One final thought on road discs:  I find it interesting that road discs are coming, yet there really are not any new disc brakes, or rather, new road disc technology coming out yet from the major component manufacturers.  I don't count what I would consider kludged together pieces to force the issue.  Road discs are coming with disc brakes that have been around for almost a decade.  Not bad technology, but one would think that while creating a new niche, manufacturers would want to introduce road disc bikes with new disc brakes, developed specifically for road use.  I think this points to bike manufacturers pushing road discs through the system without enough demand and a bit before manufacturers have a chance to supply disc brakes developed specifically for road use.

Post Script:  And as if on cue, this bit of news pops up regarding SRAM lightening their cable disc brake for road naming it the BB7 Road SL

(What's playing:  Dwight Yoakam Take Hold of My Hand)


Anonymous said...

It could be interesting to see 120 rotors and very small calipers, same size as the pads. Formula already working on it?

Adam said...

Your last paragraph really hit the nail on the head. Who cares if you can get an disc carbon road bike if you're stuck using BB7s!

I think you implied it, but I would add the weight penalty of discs as a draw back too.

This being said, I do need discs on my cross bike soon. In Fort Bragg, some of the downhills overpower my cantilevers. I'm waiting for the next generation of mechanical brakes to surface though.

blackmountaincycles said...

The problem with smaller parts is heat dissipation for lengthy descents that require considerable, heavy braking.

Anonymous said...

'not necessarily consumer driven' -yup. Carefully put.
I do not need to be so careful, as a cheap-assed consumer I offer you my unsolicited opinion; DUMB CRAP. That's a knuckle tat for you folks out there. I like how I can dig through an old box, pull out some mangled bits, and combine the old parts with a brand new part, and get a bike back on the road. Try that with disc systems, requiring proprietary FRAMES, HUBS, LEVERS, etc. But for those of you who like new cool stuff, please buy away, support great shops, and I will soon be scoring your old top notch equipment. Trickle-down at its best!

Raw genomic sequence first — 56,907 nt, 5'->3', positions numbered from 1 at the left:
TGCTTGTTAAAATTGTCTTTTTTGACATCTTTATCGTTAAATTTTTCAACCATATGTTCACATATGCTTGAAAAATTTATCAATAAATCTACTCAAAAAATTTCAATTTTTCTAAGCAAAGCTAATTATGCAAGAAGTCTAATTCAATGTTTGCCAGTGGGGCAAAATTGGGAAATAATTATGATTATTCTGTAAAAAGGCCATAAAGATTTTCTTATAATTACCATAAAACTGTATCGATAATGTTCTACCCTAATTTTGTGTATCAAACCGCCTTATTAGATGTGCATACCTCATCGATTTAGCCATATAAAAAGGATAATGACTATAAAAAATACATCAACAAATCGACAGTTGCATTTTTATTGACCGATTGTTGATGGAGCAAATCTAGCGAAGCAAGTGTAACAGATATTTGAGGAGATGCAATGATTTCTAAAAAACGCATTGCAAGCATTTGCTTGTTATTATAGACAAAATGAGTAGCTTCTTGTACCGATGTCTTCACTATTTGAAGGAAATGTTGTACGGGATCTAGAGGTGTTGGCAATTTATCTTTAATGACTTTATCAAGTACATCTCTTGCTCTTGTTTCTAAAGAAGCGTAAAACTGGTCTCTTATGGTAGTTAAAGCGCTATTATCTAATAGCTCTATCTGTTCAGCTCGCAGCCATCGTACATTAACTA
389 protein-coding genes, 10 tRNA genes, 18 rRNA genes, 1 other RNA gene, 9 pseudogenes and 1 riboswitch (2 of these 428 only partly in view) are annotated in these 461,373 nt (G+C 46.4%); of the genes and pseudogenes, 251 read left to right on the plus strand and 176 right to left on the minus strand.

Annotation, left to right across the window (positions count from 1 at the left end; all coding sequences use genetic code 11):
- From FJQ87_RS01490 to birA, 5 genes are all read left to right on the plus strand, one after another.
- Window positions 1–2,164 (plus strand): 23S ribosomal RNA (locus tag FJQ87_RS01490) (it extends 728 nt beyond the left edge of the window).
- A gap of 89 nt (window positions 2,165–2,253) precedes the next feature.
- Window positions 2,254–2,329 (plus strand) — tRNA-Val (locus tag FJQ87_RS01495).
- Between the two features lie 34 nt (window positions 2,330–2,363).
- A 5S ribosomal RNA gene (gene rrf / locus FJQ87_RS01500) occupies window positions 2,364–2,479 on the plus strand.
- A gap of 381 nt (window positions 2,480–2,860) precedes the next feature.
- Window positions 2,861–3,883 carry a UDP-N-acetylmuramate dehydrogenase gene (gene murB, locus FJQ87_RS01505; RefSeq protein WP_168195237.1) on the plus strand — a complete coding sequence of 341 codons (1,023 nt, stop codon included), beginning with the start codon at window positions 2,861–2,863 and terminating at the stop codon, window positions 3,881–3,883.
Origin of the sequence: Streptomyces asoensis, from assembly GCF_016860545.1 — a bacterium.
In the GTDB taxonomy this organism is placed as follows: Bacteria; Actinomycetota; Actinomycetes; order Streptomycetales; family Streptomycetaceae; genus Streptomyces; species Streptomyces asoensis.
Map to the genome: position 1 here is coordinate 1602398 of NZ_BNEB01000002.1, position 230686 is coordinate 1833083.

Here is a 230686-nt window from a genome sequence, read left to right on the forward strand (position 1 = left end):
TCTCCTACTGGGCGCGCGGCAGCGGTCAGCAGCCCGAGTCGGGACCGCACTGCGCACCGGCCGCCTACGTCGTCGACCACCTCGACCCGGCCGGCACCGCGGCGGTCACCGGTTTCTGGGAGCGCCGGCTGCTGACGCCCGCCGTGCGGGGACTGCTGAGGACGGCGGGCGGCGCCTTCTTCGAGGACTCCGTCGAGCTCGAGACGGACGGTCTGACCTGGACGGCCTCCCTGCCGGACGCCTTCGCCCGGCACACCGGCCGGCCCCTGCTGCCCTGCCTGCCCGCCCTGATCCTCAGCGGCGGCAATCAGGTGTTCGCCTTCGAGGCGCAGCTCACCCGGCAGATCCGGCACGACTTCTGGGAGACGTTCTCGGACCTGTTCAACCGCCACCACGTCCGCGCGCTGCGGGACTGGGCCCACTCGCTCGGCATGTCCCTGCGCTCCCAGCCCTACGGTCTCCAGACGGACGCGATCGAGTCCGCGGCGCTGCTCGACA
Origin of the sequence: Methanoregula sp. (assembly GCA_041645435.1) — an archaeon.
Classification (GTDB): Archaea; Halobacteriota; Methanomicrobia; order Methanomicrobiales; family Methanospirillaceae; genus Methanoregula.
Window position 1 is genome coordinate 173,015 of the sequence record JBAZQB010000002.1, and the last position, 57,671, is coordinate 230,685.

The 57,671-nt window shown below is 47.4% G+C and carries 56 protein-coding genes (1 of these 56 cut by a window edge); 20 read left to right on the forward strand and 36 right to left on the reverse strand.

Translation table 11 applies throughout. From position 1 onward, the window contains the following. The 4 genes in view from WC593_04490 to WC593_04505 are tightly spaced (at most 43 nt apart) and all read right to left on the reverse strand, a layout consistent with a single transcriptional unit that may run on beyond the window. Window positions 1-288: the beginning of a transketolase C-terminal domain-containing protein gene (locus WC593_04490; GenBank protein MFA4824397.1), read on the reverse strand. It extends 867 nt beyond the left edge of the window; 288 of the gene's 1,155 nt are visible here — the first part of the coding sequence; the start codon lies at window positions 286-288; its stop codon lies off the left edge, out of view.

Guitar Ted said...

Regarding the last paragraph- I think the fact that nothing new in disc brake technology for road bikes is telling. To me it says- "We're testing the waters here, and if we see signs of life, we'll bring the goods." SRAM has said as much by teasing a hydro lever and telling certain folks behind closed doors about a much improved mech disc brake that's been on their drawing board for several years. But why bring out anything better if you don't know what the market will bear? Of course, Shimano will wait it out till the bitter end and then kill it with something so refined and R&D'ed to death it can't be made any better. But that won't happen unless the market shows some interest.

Interesting times, and this flat market is affecting other categories, (27.5 anyone?), and business tactics by the "big boys". Crazy stuff to be sure.

Chris said...

Good stuff Mike and the exact reason I sold my Salsa Vaya last year... No matter how much I fiddled, I couldn't get the sound to go away... Plus it was a bit of a pig... Now my XTR's on my mtn bike are just sweet...

Bike Zen said...

Then there is the elephant in the room..light weight carbon road forks have a hard enough time staying together without a rotor on the lever arm. I road a cross fork that nearly tore itself apart from the torque. I can't wait to ride a 15lb road bike with disks..that squeal will not be from the disks, it will be me screaming for my life

blackmountaincycles said...

And then there are also the carbon disc forks with 15mm thru axles. Probably wise because of all the crappy quick releases that seem to be the rule rather than the exception these days.

Anonymous said...

Road levers paired with BB7 Road calipers with full-length housing, as on the Vaya and Fargo, are uninspiring.

Cantilevers require some skill to set-up effectively, but the initial set-up of a disc brake, especially a mech disc, isn't much more accessible to consumers. Tuning rotors and caliper alignment is hard when "on the road" as a comfortable work space and good lighting help a lot.

My favorite brake combination has been the Shimano XT MC70 with Velo Orange brake pads, which has never left me looking for "more". However, the Tektro cantis that you feature are awesome.

Everyone hates the sounds of squealing, misaligned rotors, excusable only when the braking power is necessary. On a loaded fatbike, discs are the only way, but I still prefer cantilevers. Elsewhere, discs are overwhelmingly preferred.

blackmountaincycles said...

Compressionless housing works wonders on the Vaya or Fargo brake performance.

Anonymous said...

Ahh, good to know. Thanks